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CVA Applauds Early Supporters of New VA Accountability Bill

By Concerned Veterans for America

CVA Applauds Early Supporters of New VA Accountability Bill

Arlington, VA – Nine members of the House Veterans Affairs Committee (HVAC) signed on as original co-sponsors for HVAC Chairman Rep. Phil Roe (R-TN)’s newly-introduced VA Accountability First Act of 2017.

Rep. Jodey Arrington (R-TX), Rep. Jim Banks (R-IN), Rep. Jack Bergman (R-MI), Rep. Gus Bilirakis (R-FL), Rep. Mike Bost (R-IL), Rep. Mike Coffman (R-CO), Rep. Bruce Poliquin (R-ME), Rep. Aumua Radewagen (R-AS), and Rep. Brad Wenstrup (R-OH) all signed on as early supporters of the bill.

If passed, the VA Accountability First Act of 2017 would make it easier to terminate bad employees at the Department of Veterans Affairs (VA) and help bring a new culture of accountability to the broken department.

Concerned Veterans for America (CVA) Policy Director Dan Caldwell issued the following statement:

“Out of the gate, the VA Accountability First Act of 2017 was backed by a significant number of representatives who serve on the House Veterans Affairs Committee – including many who are veterans themselves. This early showing of support demonstrates the sense of urgency for the committee to pass legislation that would hold bad VA employees accountable for their wrongdoings. The VA Accountability First Act of 2017 is a strong, common-sense measure that would fix the toxic culture at the broken VA and help veterans across the country receive better care. We applaud the early supporters of this critical legislation and urge the House pass this bill as quickly as possible.”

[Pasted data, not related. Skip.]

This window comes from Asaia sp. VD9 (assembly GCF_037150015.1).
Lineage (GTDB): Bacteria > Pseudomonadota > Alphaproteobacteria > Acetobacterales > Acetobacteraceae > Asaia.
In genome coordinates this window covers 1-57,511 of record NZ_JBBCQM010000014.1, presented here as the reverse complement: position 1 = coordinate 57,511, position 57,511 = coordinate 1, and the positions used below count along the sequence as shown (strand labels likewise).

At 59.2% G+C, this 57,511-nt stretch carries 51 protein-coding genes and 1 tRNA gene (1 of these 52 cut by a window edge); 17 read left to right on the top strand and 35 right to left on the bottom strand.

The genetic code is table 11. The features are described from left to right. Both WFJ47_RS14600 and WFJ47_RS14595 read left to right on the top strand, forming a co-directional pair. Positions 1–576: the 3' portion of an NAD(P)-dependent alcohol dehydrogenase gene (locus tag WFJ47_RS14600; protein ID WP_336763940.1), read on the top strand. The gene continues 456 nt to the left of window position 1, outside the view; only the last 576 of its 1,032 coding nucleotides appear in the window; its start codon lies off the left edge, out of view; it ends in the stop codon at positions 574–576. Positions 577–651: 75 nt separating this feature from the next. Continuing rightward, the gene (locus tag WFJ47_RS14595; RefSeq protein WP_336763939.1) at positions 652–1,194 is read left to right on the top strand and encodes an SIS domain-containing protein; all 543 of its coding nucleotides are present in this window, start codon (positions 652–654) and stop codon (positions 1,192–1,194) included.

The 2017 VA Accountability First Act would drastically shorten the overall termination and appeals process for VA employees who are found to have engaged in misconduct. Currently, that process can take months or even years. The bill also empowers the VA Secretary to recoup bonuses awarded in error or given to employees who were later found to have engaged in misconduct. Additionally, the bill gives the VA Secretary the ability to reduce the pensions of VA employees who are convicted of felonies that influenced their job performance.

The VA Accountability First Act of 2017 contains language that ensures that these new powers for the VA Secretary cannot be used against whistleblowers who speak up about wrongdoings at the VA.

CVA has been pushing for accountability at the VA since the wait list scandal broke at the Phoenix VA in 2014. In response, the group launched the VA Accountability Project. Since that time, less than ten VA employees have been terminated for manipulating wait times at the VA.

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